John Carroll University, University Heights, Ohio, USA
The behavioral inhibition and activation systems (BIS/BAS) represent neurological processes that have the potential to inform our understanding on behavioral outcomes. However, the exact measurement properties of the BIS/BAS scales used to assess these neurological processes remain uncertain. The present study used a comprehensive set of psychometric approaches to identify factor structure, most appropriate scoring, scale and conditional reliability, convergent and discriminant validity, and latent profiles. Undergraduate students (N=298) completed the BIS/BAS scales, the revised Reinforcement Sensitivity Theory Questionnaire (rRST), and measures of n-ormal personality and psychopathology. A subset (N=132) also completed a retest of BIS/BAS scales. Results indicated a five-factor ESEM model that includes general BIS/BAS bifactors as the most parsimonious, further differentiating the previously identified four-factor structure. Internal consistency and test-retest reliability estimates were adequate to very good for all scales. Conditional reliability was generally good from very low to above average scores. BIS/BAS general scales and subscales also demonstrated patterns of convergent validity with the rRST and discriminant validity with big five personality traits and psychopathology measures. Eight latent profiles showed qualitatively distinct patterns that correlated with mental health indicators. These results provide evidence of good psychometric properties for the BIS/BAS scales and can be used to inform scoring in future research.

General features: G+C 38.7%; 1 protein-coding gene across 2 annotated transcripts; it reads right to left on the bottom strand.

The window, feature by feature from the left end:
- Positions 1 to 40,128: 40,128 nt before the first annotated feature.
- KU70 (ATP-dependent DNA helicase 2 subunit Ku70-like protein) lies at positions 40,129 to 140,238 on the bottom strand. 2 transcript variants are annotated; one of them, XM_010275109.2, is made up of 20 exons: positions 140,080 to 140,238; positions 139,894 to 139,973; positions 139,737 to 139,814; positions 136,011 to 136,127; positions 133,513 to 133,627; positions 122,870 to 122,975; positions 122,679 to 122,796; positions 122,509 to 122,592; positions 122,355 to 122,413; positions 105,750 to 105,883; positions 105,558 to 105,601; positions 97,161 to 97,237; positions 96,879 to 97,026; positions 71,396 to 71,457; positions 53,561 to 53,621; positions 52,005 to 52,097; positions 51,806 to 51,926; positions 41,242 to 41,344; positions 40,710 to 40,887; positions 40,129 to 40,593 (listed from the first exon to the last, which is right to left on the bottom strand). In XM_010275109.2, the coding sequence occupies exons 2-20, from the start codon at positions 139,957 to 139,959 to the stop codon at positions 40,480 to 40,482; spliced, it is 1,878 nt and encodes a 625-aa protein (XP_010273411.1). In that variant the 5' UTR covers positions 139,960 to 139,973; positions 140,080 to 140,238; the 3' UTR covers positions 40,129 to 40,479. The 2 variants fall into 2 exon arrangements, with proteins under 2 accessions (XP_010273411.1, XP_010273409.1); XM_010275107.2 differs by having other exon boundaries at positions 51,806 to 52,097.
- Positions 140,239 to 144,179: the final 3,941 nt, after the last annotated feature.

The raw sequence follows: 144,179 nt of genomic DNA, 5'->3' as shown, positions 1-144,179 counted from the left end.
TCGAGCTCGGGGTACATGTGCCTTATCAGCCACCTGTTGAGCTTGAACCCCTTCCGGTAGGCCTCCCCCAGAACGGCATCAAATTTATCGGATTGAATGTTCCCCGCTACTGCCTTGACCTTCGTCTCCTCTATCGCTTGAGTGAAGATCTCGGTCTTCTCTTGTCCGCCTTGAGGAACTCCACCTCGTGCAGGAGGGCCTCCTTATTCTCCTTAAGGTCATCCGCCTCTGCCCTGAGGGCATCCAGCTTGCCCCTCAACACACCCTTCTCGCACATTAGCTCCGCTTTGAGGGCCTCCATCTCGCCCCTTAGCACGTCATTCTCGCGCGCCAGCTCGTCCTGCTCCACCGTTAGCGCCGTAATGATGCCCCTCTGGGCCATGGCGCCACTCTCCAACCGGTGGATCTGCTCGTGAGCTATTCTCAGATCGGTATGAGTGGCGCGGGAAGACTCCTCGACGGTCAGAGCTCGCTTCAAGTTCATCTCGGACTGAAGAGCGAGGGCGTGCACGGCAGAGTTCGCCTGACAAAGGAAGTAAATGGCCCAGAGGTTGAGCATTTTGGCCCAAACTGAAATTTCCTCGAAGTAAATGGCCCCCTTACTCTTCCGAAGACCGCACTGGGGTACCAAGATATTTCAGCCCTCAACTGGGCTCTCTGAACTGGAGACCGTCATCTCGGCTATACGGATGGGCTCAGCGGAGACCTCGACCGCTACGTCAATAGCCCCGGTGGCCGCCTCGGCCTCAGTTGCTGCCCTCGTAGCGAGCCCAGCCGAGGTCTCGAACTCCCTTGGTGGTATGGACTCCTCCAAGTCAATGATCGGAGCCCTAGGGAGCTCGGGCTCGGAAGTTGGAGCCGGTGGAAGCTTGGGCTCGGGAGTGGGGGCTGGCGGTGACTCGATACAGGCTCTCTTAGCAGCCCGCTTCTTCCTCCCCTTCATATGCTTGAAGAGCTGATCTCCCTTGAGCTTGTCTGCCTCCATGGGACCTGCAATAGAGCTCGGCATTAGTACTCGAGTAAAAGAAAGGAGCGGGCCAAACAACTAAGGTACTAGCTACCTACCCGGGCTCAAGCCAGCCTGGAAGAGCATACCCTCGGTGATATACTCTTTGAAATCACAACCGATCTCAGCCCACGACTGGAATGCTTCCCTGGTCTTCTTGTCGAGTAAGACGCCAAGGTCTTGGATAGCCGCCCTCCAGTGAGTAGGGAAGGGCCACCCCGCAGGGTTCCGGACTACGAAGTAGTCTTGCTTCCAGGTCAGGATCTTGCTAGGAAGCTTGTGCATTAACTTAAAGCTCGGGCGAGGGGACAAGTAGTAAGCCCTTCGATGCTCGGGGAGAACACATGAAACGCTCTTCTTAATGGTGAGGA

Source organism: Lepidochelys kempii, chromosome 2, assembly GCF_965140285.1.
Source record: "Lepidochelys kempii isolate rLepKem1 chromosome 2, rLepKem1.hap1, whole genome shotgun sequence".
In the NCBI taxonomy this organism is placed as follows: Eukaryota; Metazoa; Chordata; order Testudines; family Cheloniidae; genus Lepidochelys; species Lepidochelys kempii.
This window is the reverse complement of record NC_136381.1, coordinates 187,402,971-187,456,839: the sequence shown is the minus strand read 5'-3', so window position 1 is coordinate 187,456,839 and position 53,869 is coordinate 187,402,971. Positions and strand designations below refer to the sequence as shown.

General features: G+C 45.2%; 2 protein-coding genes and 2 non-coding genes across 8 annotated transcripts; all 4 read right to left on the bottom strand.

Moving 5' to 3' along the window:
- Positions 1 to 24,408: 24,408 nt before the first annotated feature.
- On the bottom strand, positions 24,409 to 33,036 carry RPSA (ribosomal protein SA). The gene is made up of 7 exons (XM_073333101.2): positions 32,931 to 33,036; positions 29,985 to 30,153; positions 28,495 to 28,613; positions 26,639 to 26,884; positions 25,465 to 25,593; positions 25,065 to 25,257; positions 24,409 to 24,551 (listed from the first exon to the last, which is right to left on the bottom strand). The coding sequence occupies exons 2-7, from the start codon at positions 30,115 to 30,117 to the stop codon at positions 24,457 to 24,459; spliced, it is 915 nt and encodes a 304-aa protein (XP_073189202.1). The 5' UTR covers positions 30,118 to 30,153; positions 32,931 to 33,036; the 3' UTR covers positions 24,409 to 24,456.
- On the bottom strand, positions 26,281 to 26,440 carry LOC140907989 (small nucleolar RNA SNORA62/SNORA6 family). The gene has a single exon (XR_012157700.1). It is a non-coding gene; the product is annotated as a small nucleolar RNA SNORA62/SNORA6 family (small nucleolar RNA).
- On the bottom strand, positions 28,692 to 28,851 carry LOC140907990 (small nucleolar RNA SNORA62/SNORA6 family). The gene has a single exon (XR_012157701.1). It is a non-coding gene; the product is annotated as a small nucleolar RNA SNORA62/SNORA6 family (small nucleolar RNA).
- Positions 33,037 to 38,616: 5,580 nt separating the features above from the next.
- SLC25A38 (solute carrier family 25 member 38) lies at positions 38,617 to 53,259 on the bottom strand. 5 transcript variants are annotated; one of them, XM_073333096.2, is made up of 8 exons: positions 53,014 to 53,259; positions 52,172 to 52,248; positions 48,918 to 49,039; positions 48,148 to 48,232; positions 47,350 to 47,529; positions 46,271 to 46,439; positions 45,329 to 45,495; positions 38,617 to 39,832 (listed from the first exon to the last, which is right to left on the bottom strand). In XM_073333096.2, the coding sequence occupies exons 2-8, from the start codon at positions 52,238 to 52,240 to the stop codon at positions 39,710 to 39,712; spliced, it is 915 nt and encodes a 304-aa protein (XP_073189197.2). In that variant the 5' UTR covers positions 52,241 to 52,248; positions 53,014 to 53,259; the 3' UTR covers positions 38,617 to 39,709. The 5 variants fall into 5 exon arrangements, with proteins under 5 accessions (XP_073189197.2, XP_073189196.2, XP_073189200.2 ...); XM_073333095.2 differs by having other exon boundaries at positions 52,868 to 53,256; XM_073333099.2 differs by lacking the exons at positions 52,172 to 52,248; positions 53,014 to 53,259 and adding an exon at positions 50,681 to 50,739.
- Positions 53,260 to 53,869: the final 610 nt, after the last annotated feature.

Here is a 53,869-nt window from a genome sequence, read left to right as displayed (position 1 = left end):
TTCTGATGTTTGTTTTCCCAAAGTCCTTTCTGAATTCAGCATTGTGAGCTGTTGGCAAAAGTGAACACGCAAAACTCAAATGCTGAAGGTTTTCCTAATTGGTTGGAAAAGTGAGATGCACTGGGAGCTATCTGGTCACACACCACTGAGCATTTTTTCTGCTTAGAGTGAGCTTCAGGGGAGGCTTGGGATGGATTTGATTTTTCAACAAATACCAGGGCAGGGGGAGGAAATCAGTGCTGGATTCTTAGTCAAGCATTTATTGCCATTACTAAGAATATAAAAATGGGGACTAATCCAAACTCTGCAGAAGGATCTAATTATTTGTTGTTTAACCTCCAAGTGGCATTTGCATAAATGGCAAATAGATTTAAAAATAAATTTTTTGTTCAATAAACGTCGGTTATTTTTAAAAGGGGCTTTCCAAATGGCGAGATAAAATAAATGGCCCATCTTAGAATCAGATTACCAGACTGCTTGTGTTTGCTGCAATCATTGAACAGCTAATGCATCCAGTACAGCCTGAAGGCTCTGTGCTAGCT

Abbreviations: BIS/BAS – behavioral inhibition and activation systems; RST – Reinforcement Sensitivity Theory; rRST – revised Reinforcement Sensitivity Theory; ESEM – exploratory structural equation modeling; IRT – item response theory
Keywords: reinforcement sensitivity theory; BIS/BAS; exploratory structural equation modeling; item response theory; construct validity